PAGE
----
An alternative to studying extremely long-lived cohorts is to identify genetic polymorphisms that change in frequency across a population as a function of age. For example, a high-throughput single nucleotide polymorphism (SNP)-typing approach -- where allele frequencies are determined for a large number of SNPs from individuals of many different ages -- has the potential to uncover alleles that influence longevity. Under such a design, alleles that result in disease susceptibility should decrease in frequency with donor age, while alleles that are important for longevity should increase in frequency. This approach was used successfully to identify an isoleucine to valine polymorphism in the protein kinase A (PKA) anchoring protein AKAP2, which correlates with decreased longevity and cardiac disease . PKA activity has been linked to ageing in simple eukaryotes [10, 24–26]. Mice with altered levels of PKA have phenotypes consistent with an ageing-related role, such as decreased adipose tissue, protection against obesity and elevated expression of uncoupling proteins [27–29]. Surprisingly, no additional large-scale searches for age-related changes in SNP frequencies have been described. As technologies for SNP discovery and quantitative analysis continue to improve, this approach may warrant further attention.
Difficulties in using humans to study human longevity
Both examples of age-correlated polymorphisms highlighted above (AKAP2 and MTP) demonstrate one of the difficulties associated with identifying genes that influence the rate of ageing from genetic studies of longevity in people: the pro-found effect of a relatively small number of age-associated diseases on human mortality. A majority of deaths in developed nations occur as a result of a relatively small number of age-associated diseases, including cardiovascular disease, cancer, stroke and diabetes. Thus, one of the prerequisites for achieving extreme longevity is a reduced risk for these diseases, and polymorphisms conferring reduced risk to one or more of these diseases can have a significant effect on individual longevity. In the examples of MTP and AKAP2, the observed effects on longevity are almost certainly due to an altered risk of cardiovascular disease [20, 23]. Does this mean that individuals with the longevity-associated allele of MTP are ageing more slowly? Not necessarily. The risk for one or more age-associated phenotypes is reduced; however, there is no evidence that many or all age-associated phenotypes are also retarded in such individuals. Other alleles have also been correlated with life span in people (Table 1), and in almost every case can be attributed to delayed onset of one, or a few, age-associated disease(s).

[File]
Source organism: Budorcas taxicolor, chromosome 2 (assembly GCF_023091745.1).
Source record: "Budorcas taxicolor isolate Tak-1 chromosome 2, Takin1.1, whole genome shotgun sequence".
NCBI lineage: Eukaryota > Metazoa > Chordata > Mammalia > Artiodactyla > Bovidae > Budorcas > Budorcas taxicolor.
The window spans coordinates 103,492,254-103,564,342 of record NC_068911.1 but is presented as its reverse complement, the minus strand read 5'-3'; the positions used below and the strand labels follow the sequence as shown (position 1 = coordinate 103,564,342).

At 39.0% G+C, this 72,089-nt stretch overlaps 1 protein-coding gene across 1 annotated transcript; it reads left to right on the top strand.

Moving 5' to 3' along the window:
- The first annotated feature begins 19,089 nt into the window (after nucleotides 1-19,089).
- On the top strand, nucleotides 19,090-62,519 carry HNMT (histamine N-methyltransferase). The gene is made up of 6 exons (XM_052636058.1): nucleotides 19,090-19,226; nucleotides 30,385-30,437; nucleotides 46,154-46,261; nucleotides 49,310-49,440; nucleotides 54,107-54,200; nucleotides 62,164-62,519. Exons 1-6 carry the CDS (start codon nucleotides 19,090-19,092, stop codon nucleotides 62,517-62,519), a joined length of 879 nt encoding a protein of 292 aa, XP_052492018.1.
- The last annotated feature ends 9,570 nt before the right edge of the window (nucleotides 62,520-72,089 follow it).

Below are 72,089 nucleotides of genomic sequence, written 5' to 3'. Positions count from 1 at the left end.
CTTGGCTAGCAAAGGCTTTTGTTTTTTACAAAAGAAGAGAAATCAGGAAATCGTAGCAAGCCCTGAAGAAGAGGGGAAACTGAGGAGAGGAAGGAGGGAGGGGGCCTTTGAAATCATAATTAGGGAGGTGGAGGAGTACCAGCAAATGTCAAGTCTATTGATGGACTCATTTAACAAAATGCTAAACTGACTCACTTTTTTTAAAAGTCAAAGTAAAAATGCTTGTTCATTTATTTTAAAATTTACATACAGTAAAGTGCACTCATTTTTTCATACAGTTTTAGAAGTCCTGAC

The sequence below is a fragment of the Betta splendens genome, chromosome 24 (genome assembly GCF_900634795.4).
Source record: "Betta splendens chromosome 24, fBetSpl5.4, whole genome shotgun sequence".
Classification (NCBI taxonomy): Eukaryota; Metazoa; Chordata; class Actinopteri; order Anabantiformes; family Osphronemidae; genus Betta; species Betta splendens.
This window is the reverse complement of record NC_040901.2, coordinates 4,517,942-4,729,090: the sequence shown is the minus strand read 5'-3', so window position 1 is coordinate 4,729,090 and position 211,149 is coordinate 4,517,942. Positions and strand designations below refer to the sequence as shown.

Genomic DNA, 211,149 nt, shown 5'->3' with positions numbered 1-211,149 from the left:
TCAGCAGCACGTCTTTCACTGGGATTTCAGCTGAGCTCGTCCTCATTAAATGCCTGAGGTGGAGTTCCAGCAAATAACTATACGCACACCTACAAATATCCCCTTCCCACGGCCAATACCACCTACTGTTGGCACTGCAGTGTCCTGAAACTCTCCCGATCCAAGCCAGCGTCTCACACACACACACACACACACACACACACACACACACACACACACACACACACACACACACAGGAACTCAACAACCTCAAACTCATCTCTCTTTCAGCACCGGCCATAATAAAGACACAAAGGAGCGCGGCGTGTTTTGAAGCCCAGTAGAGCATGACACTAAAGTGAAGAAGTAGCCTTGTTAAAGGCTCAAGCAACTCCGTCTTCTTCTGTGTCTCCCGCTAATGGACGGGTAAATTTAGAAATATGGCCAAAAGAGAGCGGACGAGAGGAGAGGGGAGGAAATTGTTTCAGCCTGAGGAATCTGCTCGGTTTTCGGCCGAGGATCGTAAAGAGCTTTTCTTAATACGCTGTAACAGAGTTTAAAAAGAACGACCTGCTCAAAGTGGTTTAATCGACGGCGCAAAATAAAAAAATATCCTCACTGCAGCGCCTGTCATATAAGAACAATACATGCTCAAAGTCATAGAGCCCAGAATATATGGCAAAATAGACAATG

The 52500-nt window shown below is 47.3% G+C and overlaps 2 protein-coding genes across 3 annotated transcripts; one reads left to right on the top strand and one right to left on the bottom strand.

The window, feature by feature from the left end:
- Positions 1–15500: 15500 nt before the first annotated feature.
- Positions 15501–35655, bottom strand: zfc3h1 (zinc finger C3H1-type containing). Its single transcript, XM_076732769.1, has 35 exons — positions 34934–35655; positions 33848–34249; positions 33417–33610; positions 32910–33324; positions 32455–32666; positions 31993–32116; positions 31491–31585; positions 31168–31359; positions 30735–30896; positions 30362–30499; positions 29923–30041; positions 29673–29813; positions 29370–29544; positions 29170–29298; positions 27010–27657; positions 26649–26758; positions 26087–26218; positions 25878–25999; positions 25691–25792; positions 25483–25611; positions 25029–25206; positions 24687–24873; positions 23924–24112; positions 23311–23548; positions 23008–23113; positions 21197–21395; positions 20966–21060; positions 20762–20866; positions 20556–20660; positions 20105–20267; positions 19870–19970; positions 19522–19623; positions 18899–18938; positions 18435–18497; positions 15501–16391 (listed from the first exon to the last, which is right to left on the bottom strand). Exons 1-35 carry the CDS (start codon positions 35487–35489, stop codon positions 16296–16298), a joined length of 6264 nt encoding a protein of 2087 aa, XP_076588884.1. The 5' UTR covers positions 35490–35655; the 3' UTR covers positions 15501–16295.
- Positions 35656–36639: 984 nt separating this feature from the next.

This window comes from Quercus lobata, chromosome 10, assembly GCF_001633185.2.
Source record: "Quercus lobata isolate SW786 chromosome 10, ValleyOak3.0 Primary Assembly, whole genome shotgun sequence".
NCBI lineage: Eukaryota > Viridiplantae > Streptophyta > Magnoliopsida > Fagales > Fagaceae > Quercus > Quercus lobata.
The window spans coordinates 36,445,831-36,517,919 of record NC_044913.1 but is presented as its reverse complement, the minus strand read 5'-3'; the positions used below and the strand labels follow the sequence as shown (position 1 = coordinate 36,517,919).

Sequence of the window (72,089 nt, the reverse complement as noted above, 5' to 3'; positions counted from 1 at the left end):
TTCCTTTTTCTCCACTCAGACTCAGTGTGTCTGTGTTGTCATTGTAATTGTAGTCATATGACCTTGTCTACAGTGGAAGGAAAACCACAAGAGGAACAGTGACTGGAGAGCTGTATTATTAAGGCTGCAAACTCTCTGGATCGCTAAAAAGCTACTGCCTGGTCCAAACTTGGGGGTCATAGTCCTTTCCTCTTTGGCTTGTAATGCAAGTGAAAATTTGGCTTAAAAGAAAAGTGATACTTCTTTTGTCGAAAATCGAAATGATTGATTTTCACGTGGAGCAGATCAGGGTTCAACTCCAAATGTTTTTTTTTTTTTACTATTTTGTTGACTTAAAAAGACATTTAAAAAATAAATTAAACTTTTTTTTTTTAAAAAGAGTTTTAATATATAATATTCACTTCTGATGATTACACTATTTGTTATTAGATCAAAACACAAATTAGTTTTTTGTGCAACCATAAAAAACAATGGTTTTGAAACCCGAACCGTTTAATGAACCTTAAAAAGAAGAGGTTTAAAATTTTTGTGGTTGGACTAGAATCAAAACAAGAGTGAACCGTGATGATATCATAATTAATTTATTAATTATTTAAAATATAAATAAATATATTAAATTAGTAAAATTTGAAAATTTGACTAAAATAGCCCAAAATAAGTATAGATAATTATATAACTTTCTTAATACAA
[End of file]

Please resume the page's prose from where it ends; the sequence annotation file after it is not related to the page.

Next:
A second difficulty in population-based studies of human longevity is controlling for population-specific factors . For example, the prevalence of specific age-associated diseases is variable in different populations. This can be due to any combination of cultural (eg diet), historical (eg famine), environmental (eg exposure to toxic chemicals) or genetic components, and can have a profound impact on the types of genotypic variants that influence survival to old age. Recently, it has been suggested the role of MTP as a longevity-related locus may be specific for the cohort used in the study from which it was initially identified [50, 51]. Simply designing an appropriately controlled human longevity study is challenging, and care must be taken to avoid population stratification. Thus, it will be important to test any candidate human longevity locus in multiple populations to determine the generality of the correlation.
A third potential barrier to identifying genetic variants that have a significant impact on human ageing may be that such variants carry a large selective disadvantage and have been culled from the gene pool. To date, no genetic variant has been definitively shown to slow the rate of human ageing, although rare mutations can accelerate at least some aspects of the ageing process, resulting in progeria syndromes . Abundant evidence from model organisms, however, suggests that mutations in single genes can dramatically slow the rate of ageing and the onset of many (perhaps all) age-associated phenotypes. On the surface, it may seem surprising that, if such 'master regulators' of ageing exist in people, no alleles have been identified that confer extreme longevity. The examples from simpler eukaryotes, however, also demonstrate quite clearly that these types of mutations often come with significant fitness and reproductive costs [53–55]. Thus, strong longevity-enhancing alleles in genes that influence ageing rate are likely to have been selected against during recent human evolution, perhaps making their detection by large-scale polymorphism studies impossible.